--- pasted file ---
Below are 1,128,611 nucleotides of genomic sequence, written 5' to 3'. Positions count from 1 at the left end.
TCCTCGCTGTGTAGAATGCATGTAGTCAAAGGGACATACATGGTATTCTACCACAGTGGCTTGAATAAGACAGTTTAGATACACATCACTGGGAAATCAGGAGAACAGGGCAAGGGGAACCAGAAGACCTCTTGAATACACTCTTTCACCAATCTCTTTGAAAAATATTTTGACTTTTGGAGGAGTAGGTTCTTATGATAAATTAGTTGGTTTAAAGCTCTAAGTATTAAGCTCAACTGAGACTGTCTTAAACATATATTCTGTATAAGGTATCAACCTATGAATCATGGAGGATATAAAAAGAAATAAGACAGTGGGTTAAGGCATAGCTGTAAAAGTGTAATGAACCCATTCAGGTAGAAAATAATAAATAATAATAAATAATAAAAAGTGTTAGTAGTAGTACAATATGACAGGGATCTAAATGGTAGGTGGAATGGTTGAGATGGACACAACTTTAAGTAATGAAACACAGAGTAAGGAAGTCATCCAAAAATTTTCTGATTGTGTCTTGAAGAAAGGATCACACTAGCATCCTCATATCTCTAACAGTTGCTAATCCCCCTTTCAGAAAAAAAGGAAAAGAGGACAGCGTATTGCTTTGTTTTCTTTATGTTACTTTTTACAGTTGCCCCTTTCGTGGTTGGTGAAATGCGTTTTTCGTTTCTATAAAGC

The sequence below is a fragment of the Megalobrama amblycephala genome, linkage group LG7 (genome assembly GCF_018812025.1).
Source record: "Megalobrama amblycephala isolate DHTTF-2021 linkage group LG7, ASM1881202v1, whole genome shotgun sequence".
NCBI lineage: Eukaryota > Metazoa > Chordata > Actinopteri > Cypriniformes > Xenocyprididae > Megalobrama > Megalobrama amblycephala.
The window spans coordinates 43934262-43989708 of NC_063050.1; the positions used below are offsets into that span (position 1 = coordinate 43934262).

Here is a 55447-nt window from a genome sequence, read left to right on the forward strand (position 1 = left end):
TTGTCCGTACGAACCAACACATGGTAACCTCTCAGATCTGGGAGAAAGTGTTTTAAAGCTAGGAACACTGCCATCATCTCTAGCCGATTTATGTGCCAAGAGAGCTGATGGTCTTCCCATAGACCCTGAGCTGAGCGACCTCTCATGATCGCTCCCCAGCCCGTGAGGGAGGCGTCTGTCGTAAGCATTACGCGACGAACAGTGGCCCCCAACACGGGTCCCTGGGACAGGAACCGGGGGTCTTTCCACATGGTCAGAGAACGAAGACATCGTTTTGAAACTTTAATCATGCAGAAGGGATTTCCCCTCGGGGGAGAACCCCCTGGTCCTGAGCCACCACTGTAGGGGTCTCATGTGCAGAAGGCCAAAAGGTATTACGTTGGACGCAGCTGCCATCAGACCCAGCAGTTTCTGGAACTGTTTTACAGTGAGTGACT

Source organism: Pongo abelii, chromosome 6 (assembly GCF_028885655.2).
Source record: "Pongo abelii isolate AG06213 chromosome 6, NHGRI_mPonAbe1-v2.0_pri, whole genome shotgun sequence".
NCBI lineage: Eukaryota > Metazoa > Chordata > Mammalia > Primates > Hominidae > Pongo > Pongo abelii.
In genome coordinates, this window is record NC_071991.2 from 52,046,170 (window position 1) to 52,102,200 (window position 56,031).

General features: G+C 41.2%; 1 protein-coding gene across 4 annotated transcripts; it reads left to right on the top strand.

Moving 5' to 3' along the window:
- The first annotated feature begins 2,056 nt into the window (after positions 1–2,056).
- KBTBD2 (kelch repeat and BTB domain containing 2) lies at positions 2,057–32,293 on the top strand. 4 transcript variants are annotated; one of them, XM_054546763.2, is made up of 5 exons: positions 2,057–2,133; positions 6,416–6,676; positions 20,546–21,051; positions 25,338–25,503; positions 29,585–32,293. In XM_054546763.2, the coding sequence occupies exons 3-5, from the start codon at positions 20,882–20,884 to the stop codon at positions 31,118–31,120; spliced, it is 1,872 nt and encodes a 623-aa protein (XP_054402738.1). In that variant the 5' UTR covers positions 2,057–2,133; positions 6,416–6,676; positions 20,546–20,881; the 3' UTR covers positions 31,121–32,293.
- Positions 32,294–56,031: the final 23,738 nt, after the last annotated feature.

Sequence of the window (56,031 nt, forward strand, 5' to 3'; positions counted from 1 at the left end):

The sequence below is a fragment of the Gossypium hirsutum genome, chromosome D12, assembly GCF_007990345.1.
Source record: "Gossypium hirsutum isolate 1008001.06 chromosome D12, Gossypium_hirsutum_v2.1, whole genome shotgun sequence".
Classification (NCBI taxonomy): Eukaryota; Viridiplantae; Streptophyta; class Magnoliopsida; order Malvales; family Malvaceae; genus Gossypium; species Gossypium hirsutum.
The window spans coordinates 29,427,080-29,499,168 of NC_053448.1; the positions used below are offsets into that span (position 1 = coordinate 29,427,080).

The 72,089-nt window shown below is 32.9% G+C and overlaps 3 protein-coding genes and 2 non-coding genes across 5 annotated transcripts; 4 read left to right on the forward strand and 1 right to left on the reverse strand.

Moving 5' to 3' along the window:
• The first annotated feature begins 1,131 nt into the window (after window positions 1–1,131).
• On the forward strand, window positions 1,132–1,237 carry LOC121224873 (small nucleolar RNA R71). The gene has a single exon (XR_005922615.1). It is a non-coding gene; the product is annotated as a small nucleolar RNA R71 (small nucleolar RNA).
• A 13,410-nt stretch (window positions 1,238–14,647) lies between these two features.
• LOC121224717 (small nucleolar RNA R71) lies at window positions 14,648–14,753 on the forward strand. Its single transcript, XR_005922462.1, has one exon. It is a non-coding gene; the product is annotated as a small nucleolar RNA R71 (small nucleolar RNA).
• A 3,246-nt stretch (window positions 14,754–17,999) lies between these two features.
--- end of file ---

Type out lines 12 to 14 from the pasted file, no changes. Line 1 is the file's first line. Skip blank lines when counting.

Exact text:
In genome coordinates, this window is record NC_071991.2 from 52,046,170 (window position 1) to 52,102,200 (window position 56,031).

General features: G+C 41.2%; 1 protein-coding gene across 4 annotated transcripts; it reads left to right on the top strand.

Moving 5' to 3' along the window: